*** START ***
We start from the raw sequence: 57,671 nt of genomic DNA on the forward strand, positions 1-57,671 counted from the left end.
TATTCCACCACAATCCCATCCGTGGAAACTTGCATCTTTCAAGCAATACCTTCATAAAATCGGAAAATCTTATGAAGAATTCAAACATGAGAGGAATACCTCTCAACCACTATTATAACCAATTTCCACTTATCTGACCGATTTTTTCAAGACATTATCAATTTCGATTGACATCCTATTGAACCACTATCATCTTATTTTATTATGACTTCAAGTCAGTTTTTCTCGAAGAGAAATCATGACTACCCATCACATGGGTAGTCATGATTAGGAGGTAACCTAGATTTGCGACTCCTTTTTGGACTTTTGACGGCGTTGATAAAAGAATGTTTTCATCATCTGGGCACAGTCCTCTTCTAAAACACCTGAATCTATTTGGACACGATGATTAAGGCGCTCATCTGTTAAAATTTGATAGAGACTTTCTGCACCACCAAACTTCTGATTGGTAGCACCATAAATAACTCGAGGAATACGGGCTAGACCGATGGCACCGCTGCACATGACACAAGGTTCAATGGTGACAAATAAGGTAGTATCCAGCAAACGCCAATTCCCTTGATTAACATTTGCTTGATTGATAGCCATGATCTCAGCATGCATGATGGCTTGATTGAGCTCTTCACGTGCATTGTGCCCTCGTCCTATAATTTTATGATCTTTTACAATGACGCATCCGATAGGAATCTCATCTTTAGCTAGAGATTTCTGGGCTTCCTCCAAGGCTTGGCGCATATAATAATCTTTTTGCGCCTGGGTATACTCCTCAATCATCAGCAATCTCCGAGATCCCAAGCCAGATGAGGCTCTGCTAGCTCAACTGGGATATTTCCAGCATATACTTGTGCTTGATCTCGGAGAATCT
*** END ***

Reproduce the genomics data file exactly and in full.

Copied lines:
We start from the raw sequence: 57,671 nt of genomic DNA on the forward strand, positions 1-57,671 counted from the left end.
TATTCCACCACAATCCCATCCGTGGAAACTTGCATCTTTCAAGCAATACCTTCATAAAATCGGAAAATCTTATGAAGAATTCAAACATGAGAGGAATACCTCTCAACCACTATTATAACCAATTTCCACTTATCTGACCGATTTTTTCAAGACATTATCAATTTCGATTGACATCCTATTGAACCACTATCATCTTATTTTATTATGACTTCAAGTCAGTTTTTCTCGAAGAGAAATCATGACTACCCATCACATGGGTAGTCATGATTAGGAGGTAACCTAGATTTGCGACTCCTTTTTGGACTTTTGACGGCGTTGATAAAAGAATGTTTTCATCATCTGGGCACAGTCCTCTTCTAAAACACCTGAATCTATTTGGACACGATGATTAAGGCGCTCATCTGTTAAAATTTGATAGAGACTTTCTGCACCACCAAACTTCTGATTGGTAGCACCATAAATAACTCGAGGAATACGGGCTAGACCGATGGCACCGCTGCACATGACACAAGGTTCAATGGTGACAAATAAGGTAGTATCCAGCAAACGCCAATTCCCTTGATTAACATTTGCTTGATTGATAGCCATGATCTCAGCATGCATGATGGCTTGATTGAGCTCTTCACGTGCATTGTGCCCTCGTCCTATAATTTTATGATCTTTTACAATGACGCATCCGATAGGAATCTCATCTTTAGCTAGAGATTTCTGGGCTTCCTCCAAGGCTTGGCGCATATAATAATCTTTTTGCGCCTGGGTATACTCCTCAATCATCAGCAATCTCCGAGATCCCAAGCCAGATGAGGCTCTGCTAGCTCAACTGGGATATTTCCAGCATATACTTGTGCTTGATCTCGGAGAATCT